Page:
Each group had its own set of values; I wanted to be liked, I mean, who wants to be hated? One day I threw up my hands and stopped playing the game of working simply for the check-I wanted my life to have significance- I wanted to walk with integrity. The slide into the pit is gradual, you start making minor concessions contrary to your values; before long, you can barely stand to see the reflection of yourself in the mirror. I had convinced myself that this was only temporary-besides everybody was living a similar lie.
Rolling out of bed was hard, it seemed like a part-time job and I would have continued living in this hell on earth if something didn’t change. I had a crash that landed me in the hospital and I was diagnosed as bipolar-great, now, I’m black and crazy. After going through a period of initial shock, research, denial, acceptance and treatment; I finally started climbing out of the pit-and it felt great, if my in-laws invited to a family gathering and I didn’t feel like going-I didn’t go, and I didn’t allow people to make me feel guilty about not going. At work, I stopped toeing the company line in meetings, especially if I thought it was a stupid idea-I said so diplomatically. The thought of getting lost in between ”the switch” is horrifying. Where is that place? Is that even a thing? I don’t know, but I bet if it is, it’s dark.
I’m too old to be pandering for likes from total strangers, worrying about the algorithm on IG, staging perfect table settings and backgrounds. My life can get messy at times, I’m not perfect-and I’m ok with that. You can’t pressure me to conform to your arbitrary group norms by calling me a square-I’m okay with being a square-I am whole complete secure and so are you. Don’t believe the media hype, the latest gadget, car, watch, purse, or exotic vacation is not going to make you happy-those feelings are fleeting.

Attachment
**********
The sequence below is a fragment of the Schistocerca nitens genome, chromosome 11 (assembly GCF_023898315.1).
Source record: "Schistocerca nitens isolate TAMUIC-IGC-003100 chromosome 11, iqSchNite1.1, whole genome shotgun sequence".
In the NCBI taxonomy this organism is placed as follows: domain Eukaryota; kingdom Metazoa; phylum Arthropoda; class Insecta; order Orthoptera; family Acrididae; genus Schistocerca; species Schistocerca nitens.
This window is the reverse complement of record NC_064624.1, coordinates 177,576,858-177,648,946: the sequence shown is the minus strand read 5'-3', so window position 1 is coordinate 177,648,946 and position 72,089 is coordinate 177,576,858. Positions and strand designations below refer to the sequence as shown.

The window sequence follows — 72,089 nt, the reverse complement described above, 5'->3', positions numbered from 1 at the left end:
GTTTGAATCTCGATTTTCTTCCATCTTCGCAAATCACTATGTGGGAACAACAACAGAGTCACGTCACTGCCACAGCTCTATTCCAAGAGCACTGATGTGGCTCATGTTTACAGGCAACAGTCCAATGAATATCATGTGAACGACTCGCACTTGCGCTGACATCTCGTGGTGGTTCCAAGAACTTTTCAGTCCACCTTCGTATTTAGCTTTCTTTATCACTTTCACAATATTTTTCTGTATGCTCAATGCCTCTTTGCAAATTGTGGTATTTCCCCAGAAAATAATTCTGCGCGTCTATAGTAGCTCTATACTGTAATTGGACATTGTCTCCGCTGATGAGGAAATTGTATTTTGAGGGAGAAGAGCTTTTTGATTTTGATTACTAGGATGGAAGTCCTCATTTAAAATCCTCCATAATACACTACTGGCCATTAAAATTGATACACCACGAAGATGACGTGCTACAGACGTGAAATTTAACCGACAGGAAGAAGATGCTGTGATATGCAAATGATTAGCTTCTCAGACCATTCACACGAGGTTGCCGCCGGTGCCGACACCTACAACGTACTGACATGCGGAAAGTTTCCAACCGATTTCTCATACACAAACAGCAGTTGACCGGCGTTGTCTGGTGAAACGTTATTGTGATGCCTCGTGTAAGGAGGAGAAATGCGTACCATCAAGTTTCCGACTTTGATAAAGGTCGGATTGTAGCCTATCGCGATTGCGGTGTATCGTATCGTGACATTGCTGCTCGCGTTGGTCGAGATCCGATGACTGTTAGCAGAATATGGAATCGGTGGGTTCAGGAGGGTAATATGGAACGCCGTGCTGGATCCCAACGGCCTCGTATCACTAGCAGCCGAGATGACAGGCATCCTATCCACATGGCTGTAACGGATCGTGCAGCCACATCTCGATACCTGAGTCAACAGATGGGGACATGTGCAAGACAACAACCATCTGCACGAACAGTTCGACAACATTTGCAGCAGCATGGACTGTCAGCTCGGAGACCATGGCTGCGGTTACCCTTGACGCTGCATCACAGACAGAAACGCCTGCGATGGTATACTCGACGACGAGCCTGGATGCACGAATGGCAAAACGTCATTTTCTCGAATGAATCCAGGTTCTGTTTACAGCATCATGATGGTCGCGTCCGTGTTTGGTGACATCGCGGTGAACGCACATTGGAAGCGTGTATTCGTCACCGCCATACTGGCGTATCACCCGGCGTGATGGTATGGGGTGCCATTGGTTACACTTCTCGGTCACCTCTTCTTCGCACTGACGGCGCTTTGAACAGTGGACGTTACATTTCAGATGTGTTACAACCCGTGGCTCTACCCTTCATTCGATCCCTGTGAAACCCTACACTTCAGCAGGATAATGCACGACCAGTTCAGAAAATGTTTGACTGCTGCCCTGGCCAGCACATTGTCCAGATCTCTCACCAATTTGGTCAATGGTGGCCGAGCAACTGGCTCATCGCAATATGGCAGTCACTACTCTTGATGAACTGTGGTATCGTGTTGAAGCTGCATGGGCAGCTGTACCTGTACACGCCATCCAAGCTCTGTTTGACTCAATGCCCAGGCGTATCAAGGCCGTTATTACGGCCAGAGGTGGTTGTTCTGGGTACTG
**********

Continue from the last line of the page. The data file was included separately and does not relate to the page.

On Saturday, while driving back from running the Brooklyn Half, I received a call from the United Emirates-it was Hammad from Play.ht, we scheduled the call earlier in the week to discuss my interest in turning a medium post into audio-(side-note its an excellent service by the way). As we wrapped up the call, Hammad asked why I started my podcast-Behind The Wheel-was it to become famous? Nope! I started the podcast on a whim as a way to share stories of ordinary people who are doing EXTRAordinary things within their communities. To find our more me you can visit: Derek Oxley
Next up on the Podcast is a chat with Robs10kfriends. In 2015 a 25 year old Rob Lawless left his position as a Business Analyst in Strategy & Operations at Deloitte Consulting, took a large pay cut, said goodbye to powerpoint decks and spreadsheets for a laid back, $24 million venture-funded RJMetrics. Rob set an audacious goal of meeting 10,000 people 1:1 for an hour with no agenda-be sure to tune in.
Thanks for reading.